Folded from a single sheet - Challenges in applying folding as a fabrication technique
The advent and increasingly widespread access to computer controlled design and fabrication processes has created a tremendous sense of excitement amongst creative practitioners. Whilst for many the new tools primarily offer myriad possibilities for aesthetic exploration, they also touch upon the underlying question of production. The fact that the same digital data can be used for prototyping as well as for production has led to the notion - and to many successful examples to prove it - that production of goods can be initiated by micro companies and then be scaled up to meet increasing demand. This model does indeed work well, but it implies tight constraints on the type of materials used and therefore the objects produced.
As is the case with the presented project, folding as a construction technique lends itself particularly well to an iterative way of working. Initial prototyping can be carried out in inexpensive paper and once CAD data is established it can be materialised and incrementally improved upon. Structurally, folded, typically hollow structures, tend to show a favourable weight to strength ratio. However, the serious demands on longevity in an industrial product also reveal weaknesses of this particular fabrication technique.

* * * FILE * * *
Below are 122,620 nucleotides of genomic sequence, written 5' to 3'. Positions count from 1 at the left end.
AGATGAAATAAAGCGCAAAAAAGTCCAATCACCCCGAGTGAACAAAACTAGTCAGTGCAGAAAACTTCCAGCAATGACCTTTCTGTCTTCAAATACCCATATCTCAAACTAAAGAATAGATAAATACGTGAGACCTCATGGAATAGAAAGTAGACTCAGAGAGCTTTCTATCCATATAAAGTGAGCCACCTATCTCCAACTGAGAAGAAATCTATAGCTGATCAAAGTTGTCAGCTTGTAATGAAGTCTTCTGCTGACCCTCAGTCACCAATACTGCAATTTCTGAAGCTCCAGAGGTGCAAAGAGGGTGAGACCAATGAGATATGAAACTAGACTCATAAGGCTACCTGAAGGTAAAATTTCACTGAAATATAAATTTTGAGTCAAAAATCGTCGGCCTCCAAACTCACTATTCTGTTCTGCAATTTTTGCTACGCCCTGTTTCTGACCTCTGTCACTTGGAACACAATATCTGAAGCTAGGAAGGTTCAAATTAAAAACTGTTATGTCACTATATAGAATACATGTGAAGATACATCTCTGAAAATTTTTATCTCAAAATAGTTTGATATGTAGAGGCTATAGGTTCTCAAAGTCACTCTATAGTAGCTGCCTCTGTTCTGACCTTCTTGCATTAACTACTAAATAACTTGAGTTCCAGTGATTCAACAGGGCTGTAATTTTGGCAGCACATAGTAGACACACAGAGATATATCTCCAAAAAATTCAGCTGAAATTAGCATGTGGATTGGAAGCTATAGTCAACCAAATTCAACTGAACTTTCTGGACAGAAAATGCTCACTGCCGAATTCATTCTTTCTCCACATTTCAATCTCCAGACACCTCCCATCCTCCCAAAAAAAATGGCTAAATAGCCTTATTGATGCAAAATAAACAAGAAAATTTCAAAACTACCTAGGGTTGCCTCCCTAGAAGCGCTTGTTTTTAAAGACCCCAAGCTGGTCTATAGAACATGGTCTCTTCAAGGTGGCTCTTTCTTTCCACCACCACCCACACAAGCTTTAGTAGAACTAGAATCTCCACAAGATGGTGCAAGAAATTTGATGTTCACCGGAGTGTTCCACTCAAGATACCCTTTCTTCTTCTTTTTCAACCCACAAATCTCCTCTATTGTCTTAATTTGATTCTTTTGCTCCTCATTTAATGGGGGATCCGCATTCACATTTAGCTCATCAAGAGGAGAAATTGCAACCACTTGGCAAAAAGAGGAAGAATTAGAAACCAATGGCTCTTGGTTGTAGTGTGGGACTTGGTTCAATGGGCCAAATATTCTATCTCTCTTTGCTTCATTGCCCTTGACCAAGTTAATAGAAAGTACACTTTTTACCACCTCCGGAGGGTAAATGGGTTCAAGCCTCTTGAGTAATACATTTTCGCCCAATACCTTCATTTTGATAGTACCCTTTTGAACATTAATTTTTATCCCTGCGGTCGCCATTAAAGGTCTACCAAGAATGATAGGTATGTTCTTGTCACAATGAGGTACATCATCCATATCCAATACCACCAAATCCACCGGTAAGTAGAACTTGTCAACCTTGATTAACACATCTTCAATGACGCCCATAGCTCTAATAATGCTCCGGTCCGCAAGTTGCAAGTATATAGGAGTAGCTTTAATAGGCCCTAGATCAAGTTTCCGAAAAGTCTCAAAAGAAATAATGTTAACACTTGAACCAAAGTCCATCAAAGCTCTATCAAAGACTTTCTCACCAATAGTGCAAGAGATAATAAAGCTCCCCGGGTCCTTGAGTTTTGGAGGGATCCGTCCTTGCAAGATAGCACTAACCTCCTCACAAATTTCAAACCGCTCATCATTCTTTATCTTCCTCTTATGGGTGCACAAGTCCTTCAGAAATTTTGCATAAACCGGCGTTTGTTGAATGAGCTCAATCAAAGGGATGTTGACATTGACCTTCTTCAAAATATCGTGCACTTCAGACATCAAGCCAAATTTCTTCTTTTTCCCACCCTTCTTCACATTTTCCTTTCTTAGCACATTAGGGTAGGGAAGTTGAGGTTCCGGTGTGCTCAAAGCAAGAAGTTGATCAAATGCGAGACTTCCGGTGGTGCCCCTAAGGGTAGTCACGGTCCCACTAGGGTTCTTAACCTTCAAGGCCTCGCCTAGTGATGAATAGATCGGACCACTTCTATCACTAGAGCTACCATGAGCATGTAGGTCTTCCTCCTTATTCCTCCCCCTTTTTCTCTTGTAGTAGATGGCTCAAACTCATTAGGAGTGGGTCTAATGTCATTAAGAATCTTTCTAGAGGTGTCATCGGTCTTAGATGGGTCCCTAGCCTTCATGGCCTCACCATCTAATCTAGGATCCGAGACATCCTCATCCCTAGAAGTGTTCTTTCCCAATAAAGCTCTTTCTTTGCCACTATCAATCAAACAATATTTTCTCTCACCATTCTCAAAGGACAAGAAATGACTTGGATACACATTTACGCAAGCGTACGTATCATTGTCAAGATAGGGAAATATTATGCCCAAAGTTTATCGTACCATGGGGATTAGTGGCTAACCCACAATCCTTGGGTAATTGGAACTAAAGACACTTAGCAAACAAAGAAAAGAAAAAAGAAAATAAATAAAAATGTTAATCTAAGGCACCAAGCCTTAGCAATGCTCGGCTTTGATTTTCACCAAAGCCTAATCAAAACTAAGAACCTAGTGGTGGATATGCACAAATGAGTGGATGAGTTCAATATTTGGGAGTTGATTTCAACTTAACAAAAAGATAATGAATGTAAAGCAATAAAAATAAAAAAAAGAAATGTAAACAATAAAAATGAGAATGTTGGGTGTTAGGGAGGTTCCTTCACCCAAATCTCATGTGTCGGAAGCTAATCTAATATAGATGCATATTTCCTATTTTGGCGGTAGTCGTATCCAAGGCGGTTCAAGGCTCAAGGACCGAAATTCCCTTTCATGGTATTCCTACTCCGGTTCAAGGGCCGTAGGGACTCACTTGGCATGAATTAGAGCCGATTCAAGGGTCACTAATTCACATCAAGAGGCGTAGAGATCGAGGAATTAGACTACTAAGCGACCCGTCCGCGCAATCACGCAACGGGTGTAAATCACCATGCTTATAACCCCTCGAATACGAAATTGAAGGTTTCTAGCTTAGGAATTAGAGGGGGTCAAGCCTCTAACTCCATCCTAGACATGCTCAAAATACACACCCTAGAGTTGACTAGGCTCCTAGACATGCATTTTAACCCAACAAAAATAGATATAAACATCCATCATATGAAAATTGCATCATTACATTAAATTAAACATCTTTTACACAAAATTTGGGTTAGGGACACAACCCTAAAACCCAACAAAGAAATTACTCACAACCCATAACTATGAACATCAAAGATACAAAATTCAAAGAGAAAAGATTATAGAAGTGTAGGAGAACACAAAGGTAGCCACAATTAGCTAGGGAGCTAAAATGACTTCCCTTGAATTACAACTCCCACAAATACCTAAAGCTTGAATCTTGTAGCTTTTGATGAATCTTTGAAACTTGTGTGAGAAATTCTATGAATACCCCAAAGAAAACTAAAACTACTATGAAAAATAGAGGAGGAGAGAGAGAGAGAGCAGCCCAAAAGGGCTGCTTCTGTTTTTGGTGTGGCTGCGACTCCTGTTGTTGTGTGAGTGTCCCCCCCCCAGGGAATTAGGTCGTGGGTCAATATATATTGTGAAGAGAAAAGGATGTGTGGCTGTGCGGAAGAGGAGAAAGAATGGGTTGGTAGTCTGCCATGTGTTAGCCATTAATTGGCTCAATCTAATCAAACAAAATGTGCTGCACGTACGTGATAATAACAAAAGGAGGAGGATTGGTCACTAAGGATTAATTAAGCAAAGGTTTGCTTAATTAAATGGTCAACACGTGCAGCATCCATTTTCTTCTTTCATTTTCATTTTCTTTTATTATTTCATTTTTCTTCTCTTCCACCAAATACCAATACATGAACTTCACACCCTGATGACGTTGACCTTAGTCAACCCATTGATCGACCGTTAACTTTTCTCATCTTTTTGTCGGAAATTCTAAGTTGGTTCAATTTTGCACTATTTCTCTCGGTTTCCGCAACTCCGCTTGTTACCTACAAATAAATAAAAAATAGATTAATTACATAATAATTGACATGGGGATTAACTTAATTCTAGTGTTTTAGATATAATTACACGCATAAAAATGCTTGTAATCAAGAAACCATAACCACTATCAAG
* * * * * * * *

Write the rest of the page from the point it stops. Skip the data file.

The presentation illustrates the development process behind the folded Zoid stool, in particular the computation of the cutting pattern, highlights problems in the transition from prototype to product, makes comparisons with other (folded) furniture products on the market, and conclusively suggests strategies to aid in designing folded structures.
Yves Ebnöther, 1974, is a Swiss industrial designer. Upon completion of his BA(Hons) studies at Ravensbourne College, London, he worked at numerous design agencies in Switzerland, including Hannes Wettstein’s office.
In 2003 he enrolled on Prof. Dr. Ludger Hovestadt’s MAS CAAD programme at ETH Zurich, where he started developing his series of experimental “prototypical products”. He subsequently founded and directed the Rapid Architectural Prototyping Laboratory RAPLAB at ETH’s Faculty of Architecture. In 2011 he moved to Singapore to set up the Prototyping Facility at ETH’s Future Cities Laboratory. Currently he lives in Zürich with his family, where he runs his own design practice, works as a lecturer and is a founding member of FABLAB Zürich.